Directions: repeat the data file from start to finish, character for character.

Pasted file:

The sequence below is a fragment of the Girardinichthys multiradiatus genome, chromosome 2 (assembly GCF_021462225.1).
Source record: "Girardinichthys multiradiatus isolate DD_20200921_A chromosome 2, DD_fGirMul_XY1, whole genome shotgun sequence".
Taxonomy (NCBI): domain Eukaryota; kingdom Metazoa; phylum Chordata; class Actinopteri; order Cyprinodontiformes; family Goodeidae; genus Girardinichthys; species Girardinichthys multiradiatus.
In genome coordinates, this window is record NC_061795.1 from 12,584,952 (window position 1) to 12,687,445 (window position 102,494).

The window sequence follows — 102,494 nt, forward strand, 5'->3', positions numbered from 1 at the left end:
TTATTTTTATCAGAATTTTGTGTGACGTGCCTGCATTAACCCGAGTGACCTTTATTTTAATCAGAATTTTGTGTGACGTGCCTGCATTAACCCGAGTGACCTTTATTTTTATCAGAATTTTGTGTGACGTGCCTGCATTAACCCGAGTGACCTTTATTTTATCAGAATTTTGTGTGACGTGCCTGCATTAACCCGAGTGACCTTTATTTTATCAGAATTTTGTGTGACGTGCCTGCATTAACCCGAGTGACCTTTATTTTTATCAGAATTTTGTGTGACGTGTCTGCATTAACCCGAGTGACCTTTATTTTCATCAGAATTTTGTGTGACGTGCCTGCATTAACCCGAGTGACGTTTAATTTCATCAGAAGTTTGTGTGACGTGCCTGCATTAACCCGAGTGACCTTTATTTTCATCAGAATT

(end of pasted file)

The sequence below is a fragment of the Girardinichthys multiradiatus genome, chromosome 2 (assembly GCF_021462225.1).
Source record: "Girardinichthys multiradiatus isolate DD_20200921_A chromosome 2, DD_fGirMul_XY1, whole genome shotgun sequence".
Taxonomy (NCBI): domain Eukaryota; kingdom Metazoa; phylum Chordata; class Actinopteri; order Cyprinodontiformes; family Goodeidae; genus Girardinichthys; species Girardinichthys multiradiatus.
In genome coordinates, this window is record NC_061795.1 from 12,584,952 (window position 1) to 12,687,445 (window position 102,494).

The window sequence follows — 102,494 nt, forward strand, 5'->3', positions numbered from 1 at the left end:
TTATTTTTATCAGAATTTTGTGTGACGTGCCTGCATTAACCCGAGTGACCTTTATTTTAATCAGAATTTTGTGTGACGTGCCTGCATTAACCCGAGTGACCTTTATTTTTATCAGAATTTTGTGTGACGTGCCTGCATTAACCCGAGTGACCTTTATTTTATCAGAATTTTGTGTGACGTGCCTGCATTAACCCGAGTGACCTTTATTTTATCAGAATTTTGTGTGACGTGCCTGCATTAACCCGAGTGACCTTTATTTTTATCAGAATTTTGTGTGACGTGTCTGCATTAACCCGAGTGACCTTTATTTTCATCAGAATTTTGTGTGACGTGCCTGCATTAACCCGAGTGACGTTTAATTTCATCAGAAGTTTGTGTGACGTGCCTGCATTAACCCGAGTGACCTTTATTTTCATCAGAATT